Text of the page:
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Sonoma County Bans GMO Crops

Food

The Center for Food Safety celebrated a huge victory in Sonoma County, California, on Wednesday when voters approved a measure that will prohibit genetically engineered crops from being planted in the county. The passage of the Sonoma County Transgenic Contamination Ordinance, better known as Measure M, will protect local and organic growers and producers who choose not to plant GMO seed.

"Enacting change in the food movement, or any movement, starts at the local level and the passage of Measure M is an incredible victory for Sonoma farmers and gardeners," Rebecca Spector, West Coast director of the Center for Food Safety, said. "Farmers deserve the right to grow food that is not contaminated by genetic engineering, just as the public deserves the right to purchase organic or GMO-free foods that are free from GMO contamination."

Measure M passed by a large margin—55.9 percent to 44.9 percent—and Sonoma County now joins several neighboring counties including Marin, Mendocino, Humboldt, Trinity and Santa Cruz that have passed similar ballot initiatives to protect farmers and crop integrity.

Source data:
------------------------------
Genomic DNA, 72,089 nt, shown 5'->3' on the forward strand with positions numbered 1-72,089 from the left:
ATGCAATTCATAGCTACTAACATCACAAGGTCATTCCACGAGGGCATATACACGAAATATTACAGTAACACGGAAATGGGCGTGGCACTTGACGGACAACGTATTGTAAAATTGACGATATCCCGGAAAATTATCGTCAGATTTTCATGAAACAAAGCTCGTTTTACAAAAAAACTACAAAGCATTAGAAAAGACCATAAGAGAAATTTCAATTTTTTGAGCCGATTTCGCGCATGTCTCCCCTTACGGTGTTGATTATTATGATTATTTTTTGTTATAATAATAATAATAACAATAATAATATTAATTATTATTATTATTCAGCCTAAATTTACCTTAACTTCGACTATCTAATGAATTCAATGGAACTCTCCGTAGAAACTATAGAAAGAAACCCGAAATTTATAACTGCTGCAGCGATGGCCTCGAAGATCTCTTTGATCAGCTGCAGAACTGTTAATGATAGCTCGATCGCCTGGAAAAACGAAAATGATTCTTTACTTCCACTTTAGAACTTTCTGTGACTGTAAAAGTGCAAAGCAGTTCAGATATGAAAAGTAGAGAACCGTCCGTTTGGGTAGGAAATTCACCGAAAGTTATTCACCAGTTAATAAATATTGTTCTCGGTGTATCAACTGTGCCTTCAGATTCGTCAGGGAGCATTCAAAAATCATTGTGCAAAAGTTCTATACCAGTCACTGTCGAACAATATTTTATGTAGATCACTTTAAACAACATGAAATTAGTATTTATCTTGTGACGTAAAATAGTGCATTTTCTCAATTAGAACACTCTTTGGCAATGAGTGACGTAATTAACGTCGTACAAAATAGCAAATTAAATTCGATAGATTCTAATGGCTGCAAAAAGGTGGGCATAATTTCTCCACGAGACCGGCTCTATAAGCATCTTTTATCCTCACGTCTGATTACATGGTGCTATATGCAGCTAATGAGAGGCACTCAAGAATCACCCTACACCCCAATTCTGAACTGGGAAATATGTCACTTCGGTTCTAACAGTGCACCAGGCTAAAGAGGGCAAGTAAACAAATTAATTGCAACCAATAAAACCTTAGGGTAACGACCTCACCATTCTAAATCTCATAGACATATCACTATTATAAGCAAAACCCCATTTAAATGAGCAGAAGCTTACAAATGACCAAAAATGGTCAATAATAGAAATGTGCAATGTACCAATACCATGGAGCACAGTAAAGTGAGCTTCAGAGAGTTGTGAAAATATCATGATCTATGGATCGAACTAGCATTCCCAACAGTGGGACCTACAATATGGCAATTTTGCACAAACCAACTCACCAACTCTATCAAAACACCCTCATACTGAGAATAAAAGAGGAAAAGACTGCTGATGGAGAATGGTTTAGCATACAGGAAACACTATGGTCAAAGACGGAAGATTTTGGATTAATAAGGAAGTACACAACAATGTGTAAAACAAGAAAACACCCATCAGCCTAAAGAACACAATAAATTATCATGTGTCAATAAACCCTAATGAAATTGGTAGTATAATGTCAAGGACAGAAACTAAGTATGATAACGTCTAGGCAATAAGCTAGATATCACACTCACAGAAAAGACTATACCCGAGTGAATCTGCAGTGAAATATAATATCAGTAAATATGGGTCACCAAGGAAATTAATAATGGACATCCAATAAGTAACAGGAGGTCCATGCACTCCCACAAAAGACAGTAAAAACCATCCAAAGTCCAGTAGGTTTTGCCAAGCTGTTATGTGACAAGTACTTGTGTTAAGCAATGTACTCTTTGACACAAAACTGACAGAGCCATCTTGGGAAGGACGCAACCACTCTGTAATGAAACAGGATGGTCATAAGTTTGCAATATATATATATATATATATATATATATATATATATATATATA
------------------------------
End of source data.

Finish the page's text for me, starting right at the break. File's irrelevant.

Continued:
The Center for Food Safety is especially proud to see the democratic process work on behalf of our food, farmers and environment in this case for local food rights. The legal staff assisted in the drafting of the Sonoma ballot initiative and provided legal and scientific counsel throughout the last year, as with past county bans in California and in other states. Center for Food Safety previously worked with campaigns in Oregon and Hawaii to ban the planting of GE crops, and also co-authored GE food labeling ballot initiatives in Oregon, California and Washington. When one of the Oregon county GE crop bans was challenged in court, Center for Food Safety helped defeat that attempt and the county ban stands. Three county laws restricting GE crops and pesticide use in Hawaii have also been challenged in court and Center for Food Safety is representing the county of Hawaii in one of the cases which is currently on appeal.

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